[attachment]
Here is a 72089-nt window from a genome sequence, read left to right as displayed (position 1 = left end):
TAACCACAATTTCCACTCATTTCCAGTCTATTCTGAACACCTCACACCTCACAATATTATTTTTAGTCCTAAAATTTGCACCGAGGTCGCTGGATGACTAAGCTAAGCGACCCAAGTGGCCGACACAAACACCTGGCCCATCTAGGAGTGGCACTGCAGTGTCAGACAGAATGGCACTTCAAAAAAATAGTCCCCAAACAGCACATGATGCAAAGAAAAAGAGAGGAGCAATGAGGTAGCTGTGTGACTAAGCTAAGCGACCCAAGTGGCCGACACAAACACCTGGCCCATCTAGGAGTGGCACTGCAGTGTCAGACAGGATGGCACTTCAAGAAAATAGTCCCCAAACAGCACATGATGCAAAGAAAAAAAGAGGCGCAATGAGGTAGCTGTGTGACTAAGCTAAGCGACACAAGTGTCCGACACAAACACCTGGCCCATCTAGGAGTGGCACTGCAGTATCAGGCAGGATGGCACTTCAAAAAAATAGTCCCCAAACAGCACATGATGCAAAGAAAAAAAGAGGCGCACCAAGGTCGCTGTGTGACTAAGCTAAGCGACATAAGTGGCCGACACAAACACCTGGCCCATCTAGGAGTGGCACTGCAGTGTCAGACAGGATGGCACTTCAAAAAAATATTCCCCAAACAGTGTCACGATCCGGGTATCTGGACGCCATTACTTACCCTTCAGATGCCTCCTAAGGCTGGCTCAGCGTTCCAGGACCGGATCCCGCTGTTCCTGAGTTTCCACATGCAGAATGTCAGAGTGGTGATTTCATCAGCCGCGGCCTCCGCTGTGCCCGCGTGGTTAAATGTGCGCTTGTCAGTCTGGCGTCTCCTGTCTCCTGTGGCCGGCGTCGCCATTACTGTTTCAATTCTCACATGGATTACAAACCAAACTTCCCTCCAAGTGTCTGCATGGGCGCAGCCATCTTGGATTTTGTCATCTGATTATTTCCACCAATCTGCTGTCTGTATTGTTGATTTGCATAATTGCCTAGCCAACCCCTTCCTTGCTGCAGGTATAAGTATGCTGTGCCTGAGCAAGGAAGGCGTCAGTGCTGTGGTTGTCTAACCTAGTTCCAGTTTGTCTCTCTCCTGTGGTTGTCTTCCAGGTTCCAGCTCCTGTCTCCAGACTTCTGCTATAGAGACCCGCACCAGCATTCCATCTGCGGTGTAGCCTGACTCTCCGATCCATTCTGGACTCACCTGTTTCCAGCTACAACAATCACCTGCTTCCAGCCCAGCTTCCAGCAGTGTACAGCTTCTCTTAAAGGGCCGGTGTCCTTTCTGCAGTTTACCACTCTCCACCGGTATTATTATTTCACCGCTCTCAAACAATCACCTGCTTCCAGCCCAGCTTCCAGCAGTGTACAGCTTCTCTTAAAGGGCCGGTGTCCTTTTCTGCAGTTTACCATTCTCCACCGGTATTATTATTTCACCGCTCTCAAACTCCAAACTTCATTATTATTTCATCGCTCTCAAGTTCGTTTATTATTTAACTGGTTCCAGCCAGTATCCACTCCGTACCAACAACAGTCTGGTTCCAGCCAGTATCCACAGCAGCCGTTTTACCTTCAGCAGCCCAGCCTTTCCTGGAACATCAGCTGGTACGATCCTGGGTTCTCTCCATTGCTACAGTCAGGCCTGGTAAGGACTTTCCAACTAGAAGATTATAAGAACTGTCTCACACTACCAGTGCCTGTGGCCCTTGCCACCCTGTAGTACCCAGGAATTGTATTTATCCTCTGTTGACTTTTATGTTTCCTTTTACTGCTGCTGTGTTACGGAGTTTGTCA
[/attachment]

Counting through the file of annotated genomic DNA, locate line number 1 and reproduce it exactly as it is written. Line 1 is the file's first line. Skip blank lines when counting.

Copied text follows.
Here is a 72089-nt window from a genome sequence, read left to right as displayed (position 1 = left end):